4. Senco seems to make good tools and if you will only be needing a pinner, it would seem that the tool you are looking at could be a good choice. I've had a Firestorm (Black & Decker) 18 gauge brad nailer that was a hand-me-down when my father passed away several years ago. It has worked well and I still use it for some final assembly chores in my finish area which is located in the basement of my home. About a year ago I decided to expand the capabilities for my stand-alone workshop and after a lot of research and contemplation decided to go with a package of several pneumatic tools over a just a single unit. The reasons for my choice was to provide the widest range of options at an affordable price point, as well as having dependable equipment. I chose the Freeman P4FNCB kit which included a 23 gauge pin nailer, 18 gauge brad nailer, 18 gauge narrow crown stapler, a 16 gauge finish nailer, carry bag and a few other tidbits for about $200 ($50 / tool). The tools have performed quite well without jams and I don't have any complaints at all. I just wanted to toss out the above to give a little additional food for thought (particularly since there is only about a $46 cost difference). I really like the choice I made and haven't had any regrets - it fits my needs quite well. At the same time, each person's wants and needs are different and with a multitude of manufacturers and options to choose from, finding the best personal unit(s) can be easy to do - though overwhelming to sort through too. Good luck with your search and have fun with your final decision.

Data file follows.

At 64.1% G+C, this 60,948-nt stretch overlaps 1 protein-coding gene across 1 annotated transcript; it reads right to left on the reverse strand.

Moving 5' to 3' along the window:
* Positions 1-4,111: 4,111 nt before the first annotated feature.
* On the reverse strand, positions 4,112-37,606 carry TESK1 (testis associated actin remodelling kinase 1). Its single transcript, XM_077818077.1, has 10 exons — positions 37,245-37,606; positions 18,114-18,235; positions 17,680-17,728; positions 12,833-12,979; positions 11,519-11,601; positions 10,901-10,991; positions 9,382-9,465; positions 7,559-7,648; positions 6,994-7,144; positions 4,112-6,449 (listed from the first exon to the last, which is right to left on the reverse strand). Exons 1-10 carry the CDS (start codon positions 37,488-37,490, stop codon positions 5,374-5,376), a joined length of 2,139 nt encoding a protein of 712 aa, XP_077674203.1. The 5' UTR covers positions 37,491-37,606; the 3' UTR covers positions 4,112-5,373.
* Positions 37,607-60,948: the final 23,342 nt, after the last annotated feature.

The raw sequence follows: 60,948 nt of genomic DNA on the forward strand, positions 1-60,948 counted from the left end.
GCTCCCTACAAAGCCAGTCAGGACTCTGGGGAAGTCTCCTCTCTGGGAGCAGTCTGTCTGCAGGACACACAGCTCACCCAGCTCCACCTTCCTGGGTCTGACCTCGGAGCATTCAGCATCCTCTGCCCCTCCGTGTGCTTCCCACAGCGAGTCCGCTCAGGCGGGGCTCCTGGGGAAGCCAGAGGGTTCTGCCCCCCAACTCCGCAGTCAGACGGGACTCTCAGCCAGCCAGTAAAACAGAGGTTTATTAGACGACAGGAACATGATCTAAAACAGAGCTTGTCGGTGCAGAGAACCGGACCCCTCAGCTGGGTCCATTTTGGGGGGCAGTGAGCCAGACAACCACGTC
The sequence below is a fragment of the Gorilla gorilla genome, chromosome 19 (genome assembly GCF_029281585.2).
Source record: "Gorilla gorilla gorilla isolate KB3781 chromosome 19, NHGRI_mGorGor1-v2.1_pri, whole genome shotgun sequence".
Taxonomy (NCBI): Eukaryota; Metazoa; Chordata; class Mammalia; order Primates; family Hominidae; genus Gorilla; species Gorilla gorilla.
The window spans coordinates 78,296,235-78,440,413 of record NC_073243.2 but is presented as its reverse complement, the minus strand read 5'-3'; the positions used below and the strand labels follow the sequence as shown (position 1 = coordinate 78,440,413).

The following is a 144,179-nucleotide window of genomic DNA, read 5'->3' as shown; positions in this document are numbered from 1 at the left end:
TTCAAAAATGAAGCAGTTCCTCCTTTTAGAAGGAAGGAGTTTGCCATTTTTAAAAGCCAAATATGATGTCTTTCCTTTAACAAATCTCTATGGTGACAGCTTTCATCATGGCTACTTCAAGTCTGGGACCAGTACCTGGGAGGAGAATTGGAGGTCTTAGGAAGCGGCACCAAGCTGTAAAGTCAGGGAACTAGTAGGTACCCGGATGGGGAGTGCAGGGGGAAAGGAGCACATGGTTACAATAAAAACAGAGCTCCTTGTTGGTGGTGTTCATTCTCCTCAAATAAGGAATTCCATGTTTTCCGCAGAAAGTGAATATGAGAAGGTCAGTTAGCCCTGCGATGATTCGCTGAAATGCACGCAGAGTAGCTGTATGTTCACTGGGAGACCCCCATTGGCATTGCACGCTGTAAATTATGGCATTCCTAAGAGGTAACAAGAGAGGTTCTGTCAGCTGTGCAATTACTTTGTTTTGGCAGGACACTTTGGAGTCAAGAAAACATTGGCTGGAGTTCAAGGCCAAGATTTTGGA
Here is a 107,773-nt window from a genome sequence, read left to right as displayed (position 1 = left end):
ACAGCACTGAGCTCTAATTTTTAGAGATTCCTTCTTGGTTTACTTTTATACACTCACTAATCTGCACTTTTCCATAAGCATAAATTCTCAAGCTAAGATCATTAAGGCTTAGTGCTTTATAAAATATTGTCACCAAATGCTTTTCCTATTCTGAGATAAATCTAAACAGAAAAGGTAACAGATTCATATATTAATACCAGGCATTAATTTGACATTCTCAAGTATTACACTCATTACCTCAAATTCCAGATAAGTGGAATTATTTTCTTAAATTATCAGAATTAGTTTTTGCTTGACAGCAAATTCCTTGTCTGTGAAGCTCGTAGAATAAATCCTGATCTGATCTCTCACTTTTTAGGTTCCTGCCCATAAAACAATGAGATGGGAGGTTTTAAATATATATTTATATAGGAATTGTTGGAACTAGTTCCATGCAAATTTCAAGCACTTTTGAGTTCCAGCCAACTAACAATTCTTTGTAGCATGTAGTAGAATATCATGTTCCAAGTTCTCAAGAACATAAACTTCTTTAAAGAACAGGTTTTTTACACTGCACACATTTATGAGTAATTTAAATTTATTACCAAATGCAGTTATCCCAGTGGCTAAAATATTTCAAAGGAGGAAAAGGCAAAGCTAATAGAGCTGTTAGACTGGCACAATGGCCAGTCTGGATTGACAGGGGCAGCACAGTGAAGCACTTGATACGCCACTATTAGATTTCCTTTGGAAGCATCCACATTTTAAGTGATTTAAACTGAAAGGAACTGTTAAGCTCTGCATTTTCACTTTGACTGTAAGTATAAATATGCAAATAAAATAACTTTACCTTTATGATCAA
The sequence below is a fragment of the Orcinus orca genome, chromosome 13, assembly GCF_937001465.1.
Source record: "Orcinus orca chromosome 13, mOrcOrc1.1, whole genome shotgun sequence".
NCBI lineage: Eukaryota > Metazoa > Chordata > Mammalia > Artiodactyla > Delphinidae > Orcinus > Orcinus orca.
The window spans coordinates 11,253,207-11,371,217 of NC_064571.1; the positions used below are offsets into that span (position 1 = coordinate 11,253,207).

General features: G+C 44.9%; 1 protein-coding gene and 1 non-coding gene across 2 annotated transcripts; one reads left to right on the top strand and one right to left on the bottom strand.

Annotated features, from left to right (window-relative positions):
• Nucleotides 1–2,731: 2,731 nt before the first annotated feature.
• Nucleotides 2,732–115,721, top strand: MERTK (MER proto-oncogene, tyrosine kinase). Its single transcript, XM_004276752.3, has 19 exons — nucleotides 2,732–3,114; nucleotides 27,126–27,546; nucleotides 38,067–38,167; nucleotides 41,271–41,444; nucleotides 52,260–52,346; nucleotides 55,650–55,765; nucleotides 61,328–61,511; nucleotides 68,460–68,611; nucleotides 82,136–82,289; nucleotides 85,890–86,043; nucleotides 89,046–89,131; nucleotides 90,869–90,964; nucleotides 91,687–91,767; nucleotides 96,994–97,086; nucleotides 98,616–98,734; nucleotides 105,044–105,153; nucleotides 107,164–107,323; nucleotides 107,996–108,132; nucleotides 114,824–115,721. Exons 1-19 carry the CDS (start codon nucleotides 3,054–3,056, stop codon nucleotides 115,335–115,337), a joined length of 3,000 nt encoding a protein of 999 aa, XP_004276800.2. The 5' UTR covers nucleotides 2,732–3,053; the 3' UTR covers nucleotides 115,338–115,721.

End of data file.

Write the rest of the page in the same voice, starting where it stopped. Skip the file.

5. I don't want to hijack Alan's thread but wanted to share an update on my bandsaw search... I have been unsuccessful in finding the Jet JWBS-15-3, but a dealer had the Jet JWBS-18-3 with similar features (though larger size) and I was able to give it a good look and touch. I found the Jet to be quite nice and I was feeling very comfortable with a possible purchase. Another dealer had the older Jet 14" on the showroom floor which seemed okay, and the Laguna 14" SUV right next to it which was also okay and I was able to give each a look and touch. Stopping at this point, I was leaning toward the 15" Jet (still sight unseen). Then a complication set in....... Sitting alongside these two saws was the Laguna 18 BX with the same 3hp motor rating, an overall larger machine, nice features that appeared to be of very good quality (I think I liked the fence better even without the micro-adjust feature of the Jet, the foot brake pedal can be nice, and the ceramic guides seem like they might be okay,) with a price tag of $1,999. The more I looked, the more I began to like the 18 BX. Following a walk around the store to look at the many goodies (the first time I had been there), I stopped back at the machine and conversed with the salesperson. Needless to say, I am giving very serious consideration to the Laguna 18 BX to the point that I think I am leaning toward it. An additional factor that is coming into play is that the salesperson will match a 10% discount on Laguna that another dealer presently has (until October 26th) which would make the price of the 18BX actually cheaper (by 89 cents) than the Jet JWBS-15-3 - plus there would be no shipping fee for store pickup. Anyway... The search and research continues. In the end, I don't think there is necessarily a bad choice between the Jet JWBS-15-3, the Laguna 14 BX or SUV, or the 18 BX, and each appears to be of good quality and with a reasonable price-point for the machine. Have you made a final decision, Alan? I'd be interested in your final / present thoughts (or with your experience with your choice if you now have one sitting in your shop).